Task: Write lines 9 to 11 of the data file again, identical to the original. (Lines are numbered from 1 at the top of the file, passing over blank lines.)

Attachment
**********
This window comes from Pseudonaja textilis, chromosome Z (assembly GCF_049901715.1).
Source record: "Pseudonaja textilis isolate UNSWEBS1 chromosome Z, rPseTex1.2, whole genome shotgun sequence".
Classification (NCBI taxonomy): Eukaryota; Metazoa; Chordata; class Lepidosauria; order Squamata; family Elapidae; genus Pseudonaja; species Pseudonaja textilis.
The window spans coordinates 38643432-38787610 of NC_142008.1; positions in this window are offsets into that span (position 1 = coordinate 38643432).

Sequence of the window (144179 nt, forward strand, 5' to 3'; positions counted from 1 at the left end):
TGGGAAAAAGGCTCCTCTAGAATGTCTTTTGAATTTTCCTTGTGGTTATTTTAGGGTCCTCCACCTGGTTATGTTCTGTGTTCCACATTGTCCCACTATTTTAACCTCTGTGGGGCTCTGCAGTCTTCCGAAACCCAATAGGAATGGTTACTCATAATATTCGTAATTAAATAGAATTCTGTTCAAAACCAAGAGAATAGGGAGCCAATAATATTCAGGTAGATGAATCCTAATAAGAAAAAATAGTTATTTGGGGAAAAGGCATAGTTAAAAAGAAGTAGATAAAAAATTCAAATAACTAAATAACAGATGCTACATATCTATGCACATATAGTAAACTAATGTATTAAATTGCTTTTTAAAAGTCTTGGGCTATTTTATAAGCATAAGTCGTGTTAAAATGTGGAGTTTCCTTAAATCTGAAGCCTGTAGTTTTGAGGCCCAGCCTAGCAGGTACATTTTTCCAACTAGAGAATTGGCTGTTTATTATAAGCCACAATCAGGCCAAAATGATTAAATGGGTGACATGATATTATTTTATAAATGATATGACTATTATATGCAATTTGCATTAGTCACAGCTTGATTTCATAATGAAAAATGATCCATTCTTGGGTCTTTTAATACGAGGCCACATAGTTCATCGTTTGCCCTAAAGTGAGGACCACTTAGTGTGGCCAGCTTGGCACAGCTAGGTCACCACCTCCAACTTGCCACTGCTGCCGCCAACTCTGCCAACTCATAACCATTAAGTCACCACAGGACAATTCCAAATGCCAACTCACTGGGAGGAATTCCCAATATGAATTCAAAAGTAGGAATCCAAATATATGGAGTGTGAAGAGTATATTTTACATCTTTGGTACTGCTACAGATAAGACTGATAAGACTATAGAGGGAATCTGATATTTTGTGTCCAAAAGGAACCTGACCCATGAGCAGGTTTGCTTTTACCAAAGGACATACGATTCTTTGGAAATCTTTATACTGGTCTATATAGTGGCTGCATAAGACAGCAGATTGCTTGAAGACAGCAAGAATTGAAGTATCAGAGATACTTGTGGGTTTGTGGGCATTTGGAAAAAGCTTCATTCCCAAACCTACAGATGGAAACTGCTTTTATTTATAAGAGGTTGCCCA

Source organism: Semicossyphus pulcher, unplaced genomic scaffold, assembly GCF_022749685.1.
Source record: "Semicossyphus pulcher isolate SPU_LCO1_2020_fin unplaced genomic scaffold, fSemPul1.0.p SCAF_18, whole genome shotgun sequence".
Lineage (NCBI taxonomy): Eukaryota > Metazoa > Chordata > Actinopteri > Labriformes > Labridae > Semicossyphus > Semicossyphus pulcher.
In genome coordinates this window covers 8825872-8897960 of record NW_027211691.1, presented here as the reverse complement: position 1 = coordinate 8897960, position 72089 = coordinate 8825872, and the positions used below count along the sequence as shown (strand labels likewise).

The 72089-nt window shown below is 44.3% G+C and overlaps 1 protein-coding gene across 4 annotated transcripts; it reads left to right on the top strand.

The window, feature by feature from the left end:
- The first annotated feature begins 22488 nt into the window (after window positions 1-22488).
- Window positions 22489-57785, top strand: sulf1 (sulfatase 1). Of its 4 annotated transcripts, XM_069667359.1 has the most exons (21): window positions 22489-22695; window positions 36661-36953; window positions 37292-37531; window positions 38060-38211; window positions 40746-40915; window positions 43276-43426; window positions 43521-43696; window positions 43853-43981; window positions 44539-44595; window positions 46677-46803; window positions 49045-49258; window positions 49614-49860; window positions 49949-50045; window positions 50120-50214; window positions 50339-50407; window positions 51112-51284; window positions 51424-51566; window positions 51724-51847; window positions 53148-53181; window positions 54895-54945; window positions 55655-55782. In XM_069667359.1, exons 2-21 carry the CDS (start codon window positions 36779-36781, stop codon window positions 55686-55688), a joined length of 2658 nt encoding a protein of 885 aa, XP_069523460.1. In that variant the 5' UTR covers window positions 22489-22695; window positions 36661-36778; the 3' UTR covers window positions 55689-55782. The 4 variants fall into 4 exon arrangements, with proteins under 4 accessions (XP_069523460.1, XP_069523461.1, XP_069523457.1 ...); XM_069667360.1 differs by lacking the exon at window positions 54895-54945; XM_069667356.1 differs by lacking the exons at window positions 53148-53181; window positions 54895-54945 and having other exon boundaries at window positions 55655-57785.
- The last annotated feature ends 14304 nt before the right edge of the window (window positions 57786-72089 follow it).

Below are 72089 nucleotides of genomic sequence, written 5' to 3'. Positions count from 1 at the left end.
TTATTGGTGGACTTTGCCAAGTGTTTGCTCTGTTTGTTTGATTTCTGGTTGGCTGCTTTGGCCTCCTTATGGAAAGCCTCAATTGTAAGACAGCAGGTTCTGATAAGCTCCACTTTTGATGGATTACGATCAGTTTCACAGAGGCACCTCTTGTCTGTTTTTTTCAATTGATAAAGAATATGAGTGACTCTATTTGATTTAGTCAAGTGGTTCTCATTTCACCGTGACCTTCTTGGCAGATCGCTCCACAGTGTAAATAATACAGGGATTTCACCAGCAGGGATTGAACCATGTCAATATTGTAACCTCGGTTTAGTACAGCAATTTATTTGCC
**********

Lineage (NCBI taxonomy): Eukaryota > Metazoa > Chordata > Actinopteri > Labriformes > Labridae > Semicossyphus > Semicossyphus pulcher.
In genome coordinates this window covers 8825872-8897960 of record NW_027211691.1, presented here as the reverse complement: position 1 = coordinate 8897960, position 72089 = coordinate 8825872, and the positions used below count along the sequence as shown (strand labels likewise).

The 72089-nt window shown below is 44.3% G+C and overlaps 1 protein-coding gene across 4 annotated transcripts; it reads left to right on the top strand.